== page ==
The 10X Genomics IPO and Single-Cell Sequencing
Over the last few weeks, pundits have been tearing apart the WeWork Initial Public Offering (IPO), and uncovering all kinds of things to write about. It’s a company that’s raised some eyebrows because of their burn rate (between $150 – 200 million a month) and the company’s vague business model which some have described as a “masterpiece of obfuscation.” An article by Fortune talks about how the word “energy” is used 13 times in their S-1 filing and that the CEO of WeWork apparently once told a reporter that their 11-figure valuation “had less to do with its revenue than its energy and spirituality.” Perhaps the most entertaining analysis came from Elizabeth Pitt over at The Verge who thinks WeWork Isn’t a Tech Company; It’s a Soap Opera. For example, here’s a look at WeWork’s corporate org chart that leaves her at a loss for words.
WeWork looks like the sort of company that might corner you in the office break-room and keep asking if you’ve ever wondered what it’s like to be financially independent.
All of the information that fueled these articles on WeWork can be found in a mandatory document that gets filed with the Securities Exchange Commission (SEC) every time there’s an IPO. In the SEC filing database, it’s referred to as an S-1 (domestic companies) or an F-1 (foreign companies). For investors, it’s more commonly called an “IPO Prospectus” which dummies.com succinctly describes as a list of “all the opportunities, risks, and financial details about the company that’s selling stock to the public.” One day, artificial intelligence algorithms will be able to instantaneously scan an IPO prospectus and turn it into an insightful one-pager, but until that happens we need to rely on the second-best technology available – MBAs. Whenever an IPO takes place that involves some sort of disruptive technology, we’ll cruise through the S-1 or F-1 to look for interesting stories – like 10X Genomics.
The 10X Genomics IPO
Founded in 2012, San Francisco startup 10X Genomics had raised just over $242 million from a slew of investors that included Wells Fargo, Fidelity, and Softbank before filing for an IPO to raise an additional $100 million. What 10X Genomics has developed can best be described as a high-resolution sequencing platform that allows large populations of cells to be segregated into partitions – a million or more – and then analyzed on a cell by cell basis. It’s a technology that can be used to understand the building blocks of life – cells.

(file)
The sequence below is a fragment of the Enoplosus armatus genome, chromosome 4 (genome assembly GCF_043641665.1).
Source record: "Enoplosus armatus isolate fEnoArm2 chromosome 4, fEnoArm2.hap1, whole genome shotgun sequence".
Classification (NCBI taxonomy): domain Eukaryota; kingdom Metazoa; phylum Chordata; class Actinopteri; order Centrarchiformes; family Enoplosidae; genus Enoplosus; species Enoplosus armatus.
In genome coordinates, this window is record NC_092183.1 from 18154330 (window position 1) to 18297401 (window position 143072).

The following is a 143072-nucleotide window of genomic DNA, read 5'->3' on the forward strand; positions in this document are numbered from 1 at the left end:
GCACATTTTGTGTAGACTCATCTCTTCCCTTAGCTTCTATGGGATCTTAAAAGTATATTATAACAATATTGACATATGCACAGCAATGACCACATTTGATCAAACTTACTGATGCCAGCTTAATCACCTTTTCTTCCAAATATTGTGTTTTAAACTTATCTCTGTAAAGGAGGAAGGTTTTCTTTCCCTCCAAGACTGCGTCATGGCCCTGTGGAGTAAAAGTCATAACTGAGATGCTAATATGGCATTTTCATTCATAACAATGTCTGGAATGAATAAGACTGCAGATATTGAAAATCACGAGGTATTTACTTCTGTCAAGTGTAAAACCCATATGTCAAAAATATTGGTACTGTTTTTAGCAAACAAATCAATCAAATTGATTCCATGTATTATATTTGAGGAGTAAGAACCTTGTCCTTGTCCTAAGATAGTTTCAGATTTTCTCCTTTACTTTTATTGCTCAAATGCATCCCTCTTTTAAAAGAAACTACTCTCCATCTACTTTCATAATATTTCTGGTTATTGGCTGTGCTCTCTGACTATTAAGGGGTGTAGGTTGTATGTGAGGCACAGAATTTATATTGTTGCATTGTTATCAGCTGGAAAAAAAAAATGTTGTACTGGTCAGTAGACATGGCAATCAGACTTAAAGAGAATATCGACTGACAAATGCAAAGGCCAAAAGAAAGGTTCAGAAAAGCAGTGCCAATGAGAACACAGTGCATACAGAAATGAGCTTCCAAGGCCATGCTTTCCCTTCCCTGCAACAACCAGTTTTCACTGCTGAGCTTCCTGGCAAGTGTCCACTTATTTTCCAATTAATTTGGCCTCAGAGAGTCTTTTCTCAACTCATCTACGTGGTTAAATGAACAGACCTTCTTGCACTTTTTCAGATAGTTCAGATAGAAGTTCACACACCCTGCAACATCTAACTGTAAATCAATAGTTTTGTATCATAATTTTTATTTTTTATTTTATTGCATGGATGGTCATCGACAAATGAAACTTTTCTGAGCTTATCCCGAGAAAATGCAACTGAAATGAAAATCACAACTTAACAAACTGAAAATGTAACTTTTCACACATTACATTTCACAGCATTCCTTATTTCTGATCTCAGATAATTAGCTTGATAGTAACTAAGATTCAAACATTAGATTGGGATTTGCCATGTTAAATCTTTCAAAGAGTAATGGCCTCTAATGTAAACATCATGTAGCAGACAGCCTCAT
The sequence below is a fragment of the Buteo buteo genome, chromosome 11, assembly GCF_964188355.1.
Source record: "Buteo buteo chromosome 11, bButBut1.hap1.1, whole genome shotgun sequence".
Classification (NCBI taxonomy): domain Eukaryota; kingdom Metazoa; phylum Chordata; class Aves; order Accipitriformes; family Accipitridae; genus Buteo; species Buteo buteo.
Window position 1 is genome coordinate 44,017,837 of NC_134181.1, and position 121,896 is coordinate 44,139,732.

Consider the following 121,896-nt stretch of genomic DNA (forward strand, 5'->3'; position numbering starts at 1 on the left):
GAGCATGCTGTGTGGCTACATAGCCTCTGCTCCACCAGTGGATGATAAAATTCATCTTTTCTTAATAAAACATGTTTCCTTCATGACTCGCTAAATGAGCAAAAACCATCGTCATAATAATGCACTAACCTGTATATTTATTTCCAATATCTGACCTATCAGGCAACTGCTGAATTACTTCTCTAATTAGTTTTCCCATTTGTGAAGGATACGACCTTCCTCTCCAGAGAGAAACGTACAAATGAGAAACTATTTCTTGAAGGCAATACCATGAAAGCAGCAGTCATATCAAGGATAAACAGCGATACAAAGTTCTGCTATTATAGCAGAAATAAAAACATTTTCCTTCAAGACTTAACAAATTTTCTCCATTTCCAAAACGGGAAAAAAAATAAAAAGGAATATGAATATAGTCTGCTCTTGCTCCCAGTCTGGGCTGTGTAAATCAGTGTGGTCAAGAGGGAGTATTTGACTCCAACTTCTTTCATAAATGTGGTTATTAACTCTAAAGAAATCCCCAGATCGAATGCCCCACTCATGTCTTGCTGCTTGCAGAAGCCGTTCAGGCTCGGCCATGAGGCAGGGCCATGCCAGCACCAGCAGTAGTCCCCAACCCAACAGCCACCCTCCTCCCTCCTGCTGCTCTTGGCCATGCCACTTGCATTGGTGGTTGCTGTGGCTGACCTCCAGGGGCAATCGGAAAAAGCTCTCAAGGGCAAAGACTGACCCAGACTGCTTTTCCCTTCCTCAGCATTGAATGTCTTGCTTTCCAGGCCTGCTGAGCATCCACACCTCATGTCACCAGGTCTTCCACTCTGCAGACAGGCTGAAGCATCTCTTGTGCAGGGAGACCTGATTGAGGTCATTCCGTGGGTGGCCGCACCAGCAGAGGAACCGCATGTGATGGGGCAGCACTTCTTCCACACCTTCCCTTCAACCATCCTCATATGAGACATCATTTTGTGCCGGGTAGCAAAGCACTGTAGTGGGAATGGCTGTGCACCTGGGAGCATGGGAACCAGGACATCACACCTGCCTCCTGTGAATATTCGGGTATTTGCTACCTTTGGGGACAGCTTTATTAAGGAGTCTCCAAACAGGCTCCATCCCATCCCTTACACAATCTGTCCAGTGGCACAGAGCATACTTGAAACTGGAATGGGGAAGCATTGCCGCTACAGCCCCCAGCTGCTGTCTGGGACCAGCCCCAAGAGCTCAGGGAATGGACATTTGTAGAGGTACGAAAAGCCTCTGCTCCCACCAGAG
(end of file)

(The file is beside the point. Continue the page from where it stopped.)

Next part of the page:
The human body starts from a single cell until it eventually consists of over 40 trillion cells, each with a genome of 3 billion DNA base pairs. Recently, scientists launched the ambitious Human Cell Atlas Project, an international collaborative effort to map all cell types in the human body by using single-cell sequencing. The end result would be “a unique ID card for each cell type, a three-dimensional map of how cell types work together.” An academic paper on the topic of single-cell sequencing goes on to say:
Single-cell RNA sequencing (scRNA-seq), for example, can reveal complex and rare cell populations, uncover regulatory relationships between genes, and track the trajectories of distinct cell lineages in development.
Sounds kind of like 23-and-Me, except at a cellular level.
10X Genomics is also developing technology that shows how cells are positioned in a 3-dimensional environment which could be useful in seeing how cancer tumors grow and expand. While the technology may be in the infant stages of development, the potential hasn’t gone unnoticed by any number of other companies that want to play in this space. This has led to some fierce battles over intellectual property that have significantly impacted 10X Genomics.
An Intellectual Property Battle
Early on, 10X Genomics demonstrated the usefulness of their single-cell sequencing platform as researchers quickly climbed on board and started using it to publish over 500 research papers so far (70% of their clients are academic researchers):